As the impeachment inquiry gains steam, President Donald Trump and his defenders are running their old playbook. It’s not a good playbook. It wasn’t all that convincing the first time around. But it worked once—and the modern Republican Party doesn’t have a lot of imagination for new arguments. And what the heck—if something was good enough for the Russia investigation, why wouldn’t it be good enough for, as House Intelligence Committee Ranking Member Devin Nunes so rudely put it, “the low-rent Ukrainian sequel”?
The Trump defensive playbook has a few distinctive plays. There’s the allegation of a deep-state conspiracy. The demonization of an individual career official. The assertion that the relevant investigation was conceived in sin and is hopelessly tainted by it. The focus on throwing handfuls of spaghetti at the wall, rather than stitching together a coherent alternative narrative. And the radical refusal to see forests for their constituent trees.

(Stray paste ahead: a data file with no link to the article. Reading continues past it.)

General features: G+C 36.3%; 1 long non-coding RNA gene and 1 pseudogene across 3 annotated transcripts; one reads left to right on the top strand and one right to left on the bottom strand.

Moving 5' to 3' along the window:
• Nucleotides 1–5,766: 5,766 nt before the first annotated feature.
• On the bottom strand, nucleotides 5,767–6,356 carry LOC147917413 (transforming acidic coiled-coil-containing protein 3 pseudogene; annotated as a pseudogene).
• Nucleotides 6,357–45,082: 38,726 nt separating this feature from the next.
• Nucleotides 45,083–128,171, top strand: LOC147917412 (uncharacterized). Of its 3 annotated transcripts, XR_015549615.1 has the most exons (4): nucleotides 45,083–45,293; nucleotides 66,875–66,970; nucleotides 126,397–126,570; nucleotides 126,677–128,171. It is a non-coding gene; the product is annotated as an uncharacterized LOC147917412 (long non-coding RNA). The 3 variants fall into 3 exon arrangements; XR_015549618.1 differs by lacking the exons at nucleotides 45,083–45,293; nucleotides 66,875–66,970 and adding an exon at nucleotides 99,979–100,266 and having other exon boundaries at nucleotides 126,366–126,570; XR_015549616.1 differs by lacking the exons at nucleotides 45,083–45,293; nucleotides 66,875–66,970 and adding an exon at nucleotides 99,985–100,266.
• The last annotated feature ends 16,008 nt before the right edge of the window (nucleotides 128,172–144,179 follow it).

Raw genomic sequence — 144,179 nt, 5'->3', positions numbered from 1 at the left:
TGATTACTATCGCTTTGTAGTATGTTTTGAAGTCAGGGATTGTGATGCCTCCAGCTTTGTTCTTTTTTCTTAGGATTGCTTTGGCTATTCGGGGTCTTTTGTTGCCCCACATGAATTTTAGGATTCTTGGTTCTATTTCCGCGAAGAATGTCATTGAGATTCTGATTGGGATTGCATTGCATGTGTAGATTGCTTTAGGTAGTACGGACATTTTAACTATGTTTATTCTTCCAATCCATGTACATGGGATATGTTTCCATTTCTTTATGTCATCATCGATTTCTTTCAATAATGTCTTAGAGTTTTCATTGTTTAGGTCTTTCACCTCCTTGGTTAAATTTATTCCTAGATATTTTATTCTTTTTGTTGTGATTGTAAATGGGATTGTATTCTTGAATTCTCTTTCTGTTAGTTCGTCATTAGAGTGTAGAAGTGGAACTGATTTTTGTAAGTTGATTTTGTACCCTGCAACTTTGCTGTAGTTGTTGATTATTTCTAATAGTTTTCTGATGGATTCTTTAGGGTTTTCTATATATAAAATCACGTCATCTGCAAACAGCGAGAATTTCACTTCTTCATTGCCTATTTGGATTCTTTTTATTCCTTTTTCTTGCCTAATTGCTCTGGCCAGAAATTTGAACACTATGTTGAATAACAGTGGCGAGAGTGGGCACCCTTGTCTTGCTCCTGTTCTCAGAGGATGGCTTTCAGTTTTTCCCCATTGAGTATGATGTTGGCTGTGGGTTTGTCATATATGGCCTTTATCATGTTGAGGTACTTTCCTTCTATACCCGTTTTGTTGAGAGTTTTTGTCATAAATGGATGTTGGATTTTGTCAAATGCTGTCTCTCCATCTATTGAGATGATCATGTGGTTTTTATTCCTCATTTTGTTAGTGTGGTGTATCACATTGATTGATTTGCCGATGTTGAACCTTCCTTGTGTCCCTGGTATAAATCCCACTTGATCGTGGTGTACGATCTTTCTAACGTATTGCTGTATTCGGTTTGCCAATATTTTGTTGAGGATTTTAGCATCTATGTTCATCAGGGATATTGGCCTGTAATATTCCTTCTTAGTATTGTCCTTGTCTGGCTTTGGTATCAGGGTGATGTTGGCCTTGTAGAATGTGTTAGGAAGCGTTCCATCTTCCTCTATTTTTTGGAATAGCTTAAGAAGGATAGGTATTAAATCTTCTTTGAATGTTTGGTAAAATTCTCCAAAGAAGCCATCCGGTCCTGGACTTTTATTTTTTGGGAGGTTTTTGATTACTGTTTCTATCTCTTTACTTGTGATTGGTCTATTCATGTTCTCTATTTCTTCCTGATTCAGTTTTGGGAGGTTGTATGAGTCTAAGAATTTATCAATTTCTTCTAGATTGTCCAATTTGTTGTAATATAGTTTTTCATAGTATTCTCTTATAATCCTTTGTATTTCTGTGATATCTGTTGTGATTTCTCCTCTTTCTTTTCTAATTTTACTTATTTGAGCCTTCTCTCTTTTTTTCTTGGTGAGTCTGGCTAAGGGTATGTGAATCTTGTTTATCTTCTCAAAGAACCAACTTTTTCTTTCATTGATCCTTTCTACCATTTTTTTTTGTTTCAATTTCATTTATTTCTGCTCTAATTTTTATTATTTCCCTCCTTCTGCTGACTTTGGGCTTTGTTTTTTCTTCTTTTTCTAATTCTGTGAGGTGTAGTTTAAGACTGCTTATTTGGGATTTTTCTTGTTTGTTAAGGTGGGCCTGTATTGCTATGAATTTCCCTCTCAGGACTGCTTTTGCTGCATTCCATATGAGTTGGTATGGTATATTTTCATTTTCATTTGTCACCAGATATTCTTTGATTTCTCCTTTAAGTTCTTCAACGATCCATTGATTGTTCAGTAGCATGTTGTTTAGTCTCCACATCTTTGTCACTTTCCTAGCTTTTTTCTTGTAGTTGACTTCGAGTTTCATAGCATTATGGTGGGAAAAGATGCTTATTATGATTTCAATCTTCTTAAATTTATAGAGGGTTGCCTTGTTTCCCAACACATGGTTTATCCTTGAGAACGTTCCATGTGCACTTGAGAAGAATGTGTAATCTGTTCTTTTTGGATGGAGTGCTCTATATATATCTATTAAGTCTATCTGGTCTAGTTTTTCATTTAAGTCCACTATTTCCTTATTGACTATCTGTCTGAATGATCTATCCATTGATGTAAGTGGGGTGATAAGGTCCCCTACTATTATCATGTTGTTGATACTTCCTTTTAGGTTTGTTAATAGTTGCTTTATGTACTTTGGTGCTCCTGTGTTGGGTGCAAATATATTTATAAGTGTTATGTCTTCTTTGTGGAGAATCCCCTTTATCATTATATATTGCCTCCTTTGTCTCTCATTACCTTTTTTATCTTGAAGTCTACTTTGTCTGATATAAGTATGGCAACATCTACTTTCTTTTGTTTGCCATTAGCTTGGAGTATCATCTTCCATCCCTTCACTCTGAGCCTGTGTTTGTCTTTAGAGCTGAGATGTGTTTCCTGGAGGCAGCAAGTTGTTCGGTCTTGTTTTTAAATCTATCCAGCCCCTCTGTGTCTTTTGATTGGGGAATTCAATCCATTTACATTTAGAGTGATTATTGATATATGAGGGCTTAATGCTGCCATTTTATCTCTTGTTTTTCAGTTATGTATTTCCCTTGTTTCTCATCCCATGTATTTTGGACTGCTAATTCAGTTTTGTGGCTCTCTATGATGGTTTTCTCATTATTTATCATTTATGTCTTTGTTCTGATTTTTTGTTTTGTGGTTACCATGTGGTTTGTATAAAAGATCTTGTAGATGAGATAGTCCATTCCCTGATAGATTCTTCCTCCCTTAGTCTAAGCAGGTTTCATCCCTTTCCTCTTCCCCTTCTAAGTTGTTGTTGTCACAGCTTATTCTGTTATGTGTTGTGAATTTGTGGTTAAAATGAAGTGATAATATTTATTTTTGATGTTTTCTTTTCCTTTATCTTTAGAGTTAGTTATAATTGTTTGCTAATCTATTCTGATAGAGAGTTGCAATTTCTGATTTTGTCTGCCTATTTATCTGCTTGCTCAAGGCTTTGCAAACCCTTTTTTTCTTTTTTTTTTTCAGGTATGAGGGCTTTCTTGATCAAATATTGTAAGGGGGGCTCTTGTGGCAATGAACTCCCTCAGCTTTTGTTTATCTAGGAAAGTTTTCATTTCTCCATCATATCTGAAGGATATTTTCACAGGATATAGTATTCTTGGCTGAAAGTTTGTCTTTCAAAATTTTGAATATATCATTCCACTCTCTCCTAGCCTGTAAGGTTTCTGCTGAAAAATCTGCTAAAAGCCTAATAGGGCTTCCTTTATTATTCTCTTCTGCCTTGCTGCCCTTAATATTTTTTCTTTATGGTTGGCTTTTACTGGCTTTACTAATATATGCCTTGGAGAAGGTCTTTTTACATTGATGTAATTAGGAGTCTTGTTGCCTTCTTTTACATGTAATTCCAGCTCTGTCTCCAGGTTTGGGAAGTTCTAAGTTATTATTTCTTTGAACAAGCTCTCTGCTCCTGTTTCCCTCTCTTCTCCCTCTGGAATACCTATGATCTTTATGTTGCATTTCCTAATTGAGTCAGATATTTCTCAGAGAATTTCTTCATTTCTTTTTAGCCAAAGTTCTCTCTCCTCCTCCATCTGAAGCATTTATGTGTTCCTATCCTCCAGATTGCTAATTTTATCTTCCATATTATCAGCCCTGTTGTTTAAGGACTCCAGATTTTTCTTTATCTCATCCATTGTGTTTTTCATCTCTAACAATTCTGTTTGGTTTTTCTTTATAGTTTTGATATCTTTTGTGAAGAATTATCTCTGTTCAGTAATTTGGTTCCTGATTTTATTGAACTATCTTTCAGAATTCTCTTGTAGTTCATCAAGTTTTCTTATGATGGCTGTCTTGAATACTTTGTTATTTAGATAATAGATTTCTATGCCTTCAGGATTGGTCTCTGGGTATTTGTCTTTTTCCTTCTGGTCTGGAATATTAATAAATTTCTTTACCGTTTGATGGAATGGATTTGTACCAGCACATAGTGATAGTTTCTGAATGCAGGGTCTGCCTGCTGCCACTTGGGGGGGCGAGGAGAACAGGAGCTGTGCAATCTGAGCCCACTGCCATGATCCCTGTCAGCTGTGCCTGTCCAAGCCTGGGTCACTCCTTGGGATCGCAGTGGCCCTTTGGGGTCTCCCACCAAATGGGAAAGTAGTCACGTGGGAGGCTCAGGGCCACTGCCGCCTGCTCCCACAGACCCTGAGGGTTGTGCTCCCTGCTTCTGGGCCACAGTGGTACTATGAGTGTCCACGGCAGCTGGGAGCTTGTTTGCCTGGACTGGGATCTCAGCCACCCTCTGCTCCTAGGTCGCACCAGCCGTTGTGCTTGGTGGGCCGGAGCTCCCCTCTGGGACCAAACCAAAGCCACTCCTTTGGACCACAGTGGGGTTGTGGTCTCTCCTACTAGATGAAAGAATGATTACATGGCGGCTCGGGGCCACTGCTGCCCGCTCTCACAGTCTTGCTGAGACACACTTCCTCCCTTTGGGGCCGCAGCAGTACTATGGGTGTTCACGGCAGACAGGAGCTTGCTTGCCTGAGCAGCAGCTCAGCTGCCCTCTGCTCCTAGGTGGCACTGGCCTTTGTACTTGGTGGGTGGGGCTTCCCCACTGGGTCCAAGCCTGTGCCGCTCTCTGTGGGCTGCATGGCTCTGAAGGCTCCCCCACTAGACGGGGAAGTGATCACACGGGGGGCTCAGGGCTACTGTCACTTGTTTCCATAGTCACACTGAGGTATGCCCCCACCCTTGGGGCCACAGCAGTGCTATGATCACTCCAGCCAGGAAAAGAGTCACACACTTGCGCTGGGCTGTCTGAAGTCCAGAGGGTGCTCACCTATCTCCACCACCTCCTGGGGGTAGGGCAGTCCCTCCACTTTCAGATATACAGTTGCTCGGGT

The first play is that most familiar of presidential obsessions: the claim that an unelected deep state has been hell-bent on undermining first Trump’s 2016 campaign and then his presidency. Career government officials, in this story, have turned their immense power and tradecraft against the president, who is battling valiantly against the attempted coup from within his own government. The Russia-investigation version of this narrative had the deep state working with Barack Obama’s administration to engineer the appearance of Russian election interference and the Trump campaign’s collusion with it—and spying on the Trump campaign in the process. These days, if you listen to the president, the deep state is responsible for the legal troubles of Trump’s lawyer Rudy Giuliani and the emergence of the whistle-blower complaint regarding Trump’s conduct on Ukraine that kick-started the impeachment inquiry.